Food from a Tuscan Farmhouse

It was dark and we were lost. Driving down a tiny bump dirt track travelling further into what seemed like a forest from The Deliverance, I was wishing we had hired a 4wd. With the help of the owners we finally found the farmhouse we had decided to rent for a week in Tuscany.

The following morning, as the room filled with light and I opened my window, I caught a sense of what it is like to live in a Tuscan farmhouse. The house is in a valley, you can’t see any other houses other than the owners of the property who live in a smaller house a few hundred metres away. I had escaped, I was on holidays!

The old stone farmhouse is very simple. If your holidays don’t invole roughing it a bit then this place is not for you. I mean it is very clean and tidy, linen is supplied and there is a well equiped kitchen (although no oven). It was the end of summer and getting cool in the valley, the house would be great in middle of summer but it was very cold once the sun disappeared. There are two double rooms and a bunk bed room, all with their own bathrooms. My room upstairs was accessed by steep wooden stairs which had seen better days and required careful negotiation after sampling any local wine.

Behind the house was a small running stream deep in the gully, so we couldn’t venture down. The house is owned by an Italian man and his lovely Hungarian wife. They live a seemingly simple life, the husband working very hard to keep their small farm while also travelling to work as a gardener. His lovely wife tending the farm also. They make their own wine, a very interesting Claret and make their own olive oil. The farm didn’t look that big to me so I was surprised how little land is needed to provide a semi-self sustaining life.

There was a hunting shack on the dirt road leading to the farmhouse, apparently there are cinghiale (wild boar) and deer that live in the surrounding forrest. We saw the men gather there one day and heard the dogs as they hunted. We didn’t see any cinghiale as we drove the bumpy track but a deer leaped onto the road late one night.

Their olive oil was amazing. We were invited to their house one afternoon for strong coffee, claret and an olive oil tasting. After bottling their olive oil they put some into the freezer. I didn’t realise that this was common practice for long term storage of olive oil to keep it away from light, air and high temperatures. They had some which they had thawed. It came out cloudy and with a strong peppery taste which I inhailed in the back of my throat, making my eyes water.

We were lucky enough to be given some of the vegetables which were grown on the farm. Nothing can beat home grown fruit and vegetables. They gave us swiss chard, large tomatoes, capsicum, courgettes, and baby aubergines. We had a bit of a forage around the house to find a fig tree (unfortunately with alot of unripe fruit), plums, lovage, sage, lemon thyme, and a grape vine over the entire terrace. The owner caught me standing on a stool picking the grapes one day, thankfully she didn’t mind. They tasted like grapes, do you remember that?? I couldn’t stop eating them.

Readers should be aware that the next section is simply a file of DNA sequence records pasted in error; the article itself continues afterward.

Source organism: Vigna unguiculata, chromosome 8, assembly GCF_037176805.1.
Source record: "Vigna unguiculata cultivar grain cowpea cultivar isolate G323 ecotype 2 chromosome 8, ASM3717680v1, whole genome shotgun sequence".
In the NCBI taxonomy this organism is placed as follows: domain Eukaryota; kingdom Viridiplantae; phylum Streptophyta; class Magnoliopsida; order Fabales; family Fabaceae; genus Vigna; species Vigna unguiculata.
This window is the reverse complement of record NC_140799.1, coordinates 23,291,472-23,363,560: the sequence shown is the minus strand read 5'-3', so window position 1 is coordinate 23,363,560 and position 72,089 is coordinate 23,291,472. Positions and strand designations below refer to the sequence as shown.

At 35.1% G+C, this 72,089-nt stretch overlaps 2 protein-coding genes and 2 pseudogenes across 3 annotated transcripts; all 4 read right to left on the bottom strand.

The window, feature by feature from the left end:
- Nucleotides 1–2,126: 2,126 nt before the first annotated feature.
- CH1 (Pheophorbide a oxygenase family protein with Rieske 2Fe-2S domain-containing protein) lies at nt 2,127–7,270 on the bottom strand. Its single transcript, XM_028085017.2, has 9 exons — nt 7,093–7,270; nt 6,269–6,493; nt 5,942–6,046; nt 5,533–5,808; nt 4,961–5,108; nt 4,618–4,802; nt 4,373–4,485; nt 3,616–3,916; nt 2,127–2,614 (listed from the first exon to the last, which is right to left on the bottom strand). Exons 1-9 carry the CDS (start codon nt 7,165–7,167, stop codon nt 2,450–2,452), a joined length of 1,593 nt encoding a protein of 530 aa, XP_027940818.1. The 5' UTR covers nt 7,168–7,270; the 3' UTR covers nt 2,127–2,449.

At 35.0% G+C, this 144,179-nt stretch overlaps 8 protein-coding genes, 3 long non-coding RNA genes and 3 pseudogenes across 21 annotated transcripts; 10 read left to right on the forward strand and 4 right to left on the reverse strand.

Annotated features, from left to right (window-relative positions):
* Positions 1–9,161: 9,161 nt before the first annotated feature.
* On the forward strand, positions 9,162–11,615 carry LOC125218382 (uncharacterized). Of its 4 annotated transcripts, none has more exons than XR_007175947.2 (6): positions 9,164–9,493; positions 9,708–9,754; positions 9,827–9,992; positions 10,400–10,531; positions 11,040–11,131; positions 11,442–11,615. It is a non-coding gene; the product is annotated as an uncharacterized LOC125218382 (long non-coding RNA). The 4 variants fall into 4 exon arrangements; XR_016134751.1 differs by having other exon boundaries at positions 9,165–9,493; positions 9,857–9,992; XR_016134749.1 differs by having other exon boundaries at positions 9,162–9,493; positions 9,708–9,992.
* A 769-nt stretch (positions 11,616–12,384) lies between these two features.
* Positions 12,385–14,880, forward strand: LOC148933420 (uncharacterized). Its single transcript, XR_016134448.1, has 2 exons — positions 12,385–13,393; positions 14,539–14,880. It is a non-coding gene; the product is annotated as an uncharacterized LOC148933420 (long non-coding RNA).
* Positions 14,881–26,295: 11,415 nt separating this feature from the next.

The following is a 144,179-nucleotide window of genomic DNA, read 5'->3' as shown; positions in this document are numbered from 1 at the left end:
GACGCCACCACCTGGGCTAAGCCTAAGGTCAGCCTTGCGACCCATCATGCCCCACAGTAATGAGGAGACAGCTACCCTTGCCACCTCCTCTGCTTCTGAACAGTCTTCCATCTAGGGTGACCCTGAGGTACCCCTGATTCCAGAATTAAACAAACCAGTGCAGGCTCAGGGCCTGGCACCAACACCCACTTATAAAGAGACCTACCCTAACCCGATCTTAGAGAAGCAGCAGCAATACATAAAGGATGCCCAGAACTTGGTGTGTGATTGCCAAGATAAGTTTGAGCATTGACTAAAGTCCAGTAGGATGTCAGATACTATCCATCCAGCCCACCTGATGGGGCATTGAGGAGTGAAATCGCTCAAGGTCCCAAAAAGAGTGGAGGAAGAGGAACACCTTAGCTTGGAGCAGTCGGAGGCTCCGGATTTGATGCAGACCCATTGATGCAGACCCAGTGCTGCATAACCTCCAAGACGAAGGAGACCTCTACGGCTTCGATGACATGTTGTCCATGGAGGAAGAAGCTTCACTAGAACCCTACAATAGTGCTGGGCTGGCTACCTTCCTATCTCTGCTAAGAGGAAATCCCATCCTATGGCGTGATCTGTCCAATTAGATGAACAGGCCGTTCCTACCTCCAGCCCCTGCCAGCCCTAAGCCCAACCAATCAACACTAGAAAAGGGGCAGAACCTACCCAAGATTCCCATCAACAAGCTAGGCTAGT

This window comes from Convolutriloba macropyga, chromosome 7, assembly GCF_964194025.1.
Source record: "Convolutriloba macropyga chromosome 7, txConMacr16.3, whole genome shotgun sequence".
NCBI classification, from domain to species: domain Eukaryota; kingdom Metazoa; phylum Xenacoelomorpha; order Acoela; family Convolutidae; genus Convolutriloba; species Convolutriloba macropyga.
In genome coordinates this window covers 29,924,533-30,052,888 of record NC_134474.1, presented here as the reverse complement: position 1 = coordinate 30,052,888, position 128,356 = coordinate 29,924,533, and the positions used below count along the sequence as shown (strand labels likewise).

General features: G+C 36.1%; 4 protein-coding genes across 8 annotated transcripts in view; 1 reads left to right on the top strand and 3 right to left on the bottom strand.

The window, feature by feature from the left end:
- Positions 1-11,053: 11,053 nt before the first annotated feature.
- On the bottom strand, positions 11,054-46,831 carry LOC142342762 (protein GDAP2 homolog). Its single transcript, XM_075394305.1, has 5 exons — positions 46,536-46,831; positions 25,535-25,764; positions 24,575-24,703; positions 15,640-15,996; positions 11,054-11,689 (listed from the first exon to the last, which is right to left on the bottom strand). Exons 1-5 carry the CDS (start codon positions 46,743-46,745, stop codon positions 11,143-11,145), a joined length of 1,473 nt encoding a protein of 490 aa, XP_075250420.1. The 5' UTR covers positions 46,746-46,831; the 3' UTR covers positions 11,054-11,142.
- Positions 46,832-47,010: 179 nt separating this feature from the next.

On our second day we passed through the village, Reggello, to find a lone cheese, bread and meat stand. Our Italian is dreadful but you know we managed to get some food even if it wasn’t quite what we wanted, it all looked great.

We met a nice local man who took a fancy to my travelling companion, he told the guys behind the stall to make us some ‘sandwiches’ made with salame finocchiona and the foccacia at the stall. Salame finocchiona is an Italian salami made with pork and fennel seeds. It’s then air dried for a few months.

I really had no idea what the cheese was but it tasted good. It had a slightly creamy texture, salty, with medium bite. Maybe an aged Pecorino Toscano? If I had my ‘Cheese’ book by Patricia Michelson and it wasn’t in a crate somewhere in the Sydney docks I might have more of a chance to guess what it might be.

We kind of gathered he thought this was the best way to eat it and we had to try it. He then took us to the bakery across the road and pointed to some cannoli, schiacciata (a grape bread) and a few local treats he thought we should also try. How sweet, they’re the sort of encounters that make holidays memorable.

I love to stay in out of the way places away from tourists but with access to surrounding villages and historical places. Reggello is close to the main freeway from Florence to Rome and therefore it was easy to zip on and off the freeway taking us to the small towns and villages around Tuscany.

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3 thoughts on “Food from a Tuscan Farmhouse

  1. Pingback: Food from a Tuscan Farmhouse « Vintage Macaroon

  2. Pingback: A Cooking Course in Tuscany « Vintage Macaroon

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